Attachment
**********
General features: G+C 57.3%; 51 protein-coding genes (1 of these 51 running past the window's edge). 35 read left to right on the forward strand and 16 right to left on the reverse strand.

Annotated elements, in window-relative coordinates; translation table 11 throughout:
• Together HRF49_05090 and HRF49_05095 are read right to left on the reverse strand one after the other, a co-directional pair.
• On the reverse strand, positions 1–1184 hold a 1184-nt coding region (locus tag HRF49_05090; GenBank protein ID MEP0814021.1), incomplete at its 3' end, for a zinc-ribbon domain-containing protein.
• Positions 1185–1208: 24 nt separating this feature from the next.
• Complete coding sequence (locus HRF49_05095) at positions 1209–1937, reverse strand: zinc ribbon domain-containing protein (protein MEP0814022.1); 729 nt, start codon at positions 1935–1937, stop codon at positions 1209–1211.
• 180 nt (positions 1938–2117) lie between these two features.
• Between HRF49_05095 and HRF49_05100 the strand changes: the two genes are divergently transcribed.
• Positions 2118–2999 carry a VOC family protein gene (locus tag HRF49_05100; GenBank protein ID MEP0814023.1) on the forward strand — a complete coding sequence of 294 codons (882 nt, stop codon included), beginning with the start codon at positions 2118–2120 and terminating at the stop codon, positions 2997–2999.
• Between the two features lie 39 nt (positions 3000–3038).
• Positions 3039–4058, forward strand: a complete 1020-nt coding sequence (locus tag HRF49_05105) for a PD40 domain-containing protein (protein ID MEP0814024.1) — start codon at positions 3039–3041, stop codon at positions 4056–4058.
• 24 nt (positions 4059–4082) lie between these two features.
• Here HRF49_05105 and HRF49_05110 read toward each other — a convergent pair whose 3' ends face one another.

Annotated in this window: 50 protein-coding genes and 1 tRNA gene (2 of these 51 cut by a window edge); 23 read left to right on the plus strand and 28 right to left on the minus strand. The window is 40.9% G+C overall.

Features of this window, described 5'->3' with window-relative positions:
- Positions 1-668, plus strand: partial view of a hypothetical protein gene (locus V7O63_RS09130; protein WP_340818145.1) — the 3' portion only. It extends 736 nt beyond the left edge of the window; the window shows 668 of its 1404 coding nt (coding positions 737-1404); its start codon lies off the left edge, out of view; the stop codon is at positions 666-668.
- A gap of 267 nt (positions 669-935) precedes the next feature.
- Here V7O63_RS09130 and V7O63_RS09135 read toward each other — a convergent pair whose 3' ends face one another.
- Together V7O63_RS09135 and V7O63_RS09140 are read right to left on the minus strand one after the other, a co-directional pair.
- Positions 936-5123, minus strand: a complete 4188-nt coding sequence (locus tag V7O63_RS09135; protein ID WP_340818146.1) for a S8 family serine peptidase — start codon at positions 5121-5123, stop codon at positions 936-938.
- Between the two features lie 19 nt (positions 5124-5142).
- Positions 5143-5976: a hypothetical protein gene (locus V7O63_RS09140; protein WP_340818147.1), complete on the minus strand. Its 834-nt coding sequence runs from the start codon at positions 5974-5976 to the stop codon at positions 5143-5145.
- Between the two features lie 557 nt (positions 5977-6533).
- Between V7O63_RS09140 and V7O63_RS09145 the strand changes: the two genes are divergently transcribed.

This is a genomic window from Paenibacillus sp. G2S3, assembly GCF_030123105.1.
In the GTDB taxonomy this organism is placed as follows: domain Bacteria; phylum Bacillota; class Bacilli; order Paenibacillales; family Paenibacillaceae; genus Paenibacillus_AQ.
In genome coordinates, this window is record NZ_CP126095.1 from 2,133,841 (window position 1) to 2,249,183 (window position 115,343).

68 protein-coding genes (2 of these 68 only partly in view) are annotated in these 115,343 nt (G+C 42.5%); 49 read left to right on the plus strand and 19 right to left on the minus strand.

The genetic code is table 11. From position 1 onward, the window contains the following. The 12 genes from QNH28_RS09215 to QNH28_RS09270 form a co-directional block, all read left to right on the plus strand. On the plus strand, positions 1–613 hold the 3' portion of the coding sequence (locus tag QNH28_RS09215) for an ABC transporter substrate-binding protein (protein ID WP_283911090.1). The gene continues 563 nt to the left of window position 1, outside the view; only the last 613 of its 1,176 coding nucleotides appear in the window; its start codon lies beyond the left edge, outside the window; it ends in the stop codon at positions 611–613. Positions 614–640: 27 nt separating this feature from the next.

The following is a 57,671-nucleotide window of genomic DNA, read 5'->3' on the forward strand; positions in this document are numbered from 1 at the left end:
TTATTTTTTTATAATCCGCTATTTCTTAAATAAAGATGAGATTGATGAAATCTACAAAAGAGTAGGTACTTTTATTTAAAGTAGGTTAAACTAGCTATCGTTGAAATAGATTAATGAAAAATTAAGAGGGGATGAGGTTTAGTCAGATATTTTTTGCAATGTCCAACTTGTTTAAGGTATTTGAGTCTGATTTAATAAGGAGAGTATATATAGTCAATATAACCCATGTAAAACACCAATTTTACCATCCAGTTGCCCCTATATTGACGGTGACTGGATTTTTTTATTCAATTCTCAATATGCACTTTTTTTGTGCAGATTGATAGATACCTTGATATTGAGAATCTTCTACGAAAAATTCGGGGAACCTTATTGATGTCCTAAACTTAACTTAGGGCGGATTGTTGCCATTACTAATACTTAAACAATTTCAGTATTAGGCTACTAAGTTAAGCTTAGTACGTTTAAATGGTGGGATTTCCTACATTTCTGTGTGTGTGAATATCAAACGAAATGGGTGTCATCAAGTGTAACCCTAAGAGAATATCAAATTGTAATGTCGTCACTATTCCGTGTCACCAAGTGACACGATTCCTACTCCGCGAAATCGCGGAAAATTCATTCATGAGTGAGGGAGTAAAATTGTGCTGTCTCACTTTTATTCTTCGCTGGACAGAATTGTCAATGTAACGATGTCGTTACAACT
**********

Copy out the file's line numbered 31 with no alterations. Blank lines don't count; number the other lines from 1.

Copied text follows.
TTATTTTTTTATAATCCGCTATTTCTTAAATAAAGATGAGATTGATGAAATCTACAAAAGAGTAGGTACTTTTATTTAAAGTAGGTTAAACTAGCTATCGTTGAAATAGATTAATGAAAAATTAAGAGGGGATGAGGTTTAGTCAGATATTTTTTGCAATGTCCAACTTGTTTAAGGTATTTGAGTCTGATTTAATAAGGAGAGTATATATAGTCAATATAACCCATGTAAAACACCAATTTTACCATCCAGTTGCCCCTATATTGACGGTGACTGGATTTTTTTATTCAATTCTCAATATGCACTTTTTTTGTGCAGATTGATAGATACCTTGATATTGAGAATCTTCTACGAAAAATTCGGGGAACCTTATTGATGTCCTAAACTTAACTTAGGGCGGATTGTTGCCATTACTAATACTTAAACAATTTCAGTATTAGGCTACTAAGTTAAGCTTAGTACGTTTAAATGGTGGGATTTCCTACATTTCTGTGTGTGTGAATATCAAACGAAATGGGTGTCATCAAGTGTAACCCTAAGAGAATATCAAATTGTAATGTCGTCACTATTCCGTGTCACCAAGTGACACGATTCCTACTCCGCGAAATCGCGGAAAATTCATTCATGAGTGAGGGAGTAAAATTGTGCTGTCTCACTTTTATTCTTCGCTGGACAGAATTGTCAATGTAACGATGTCGTTACAACT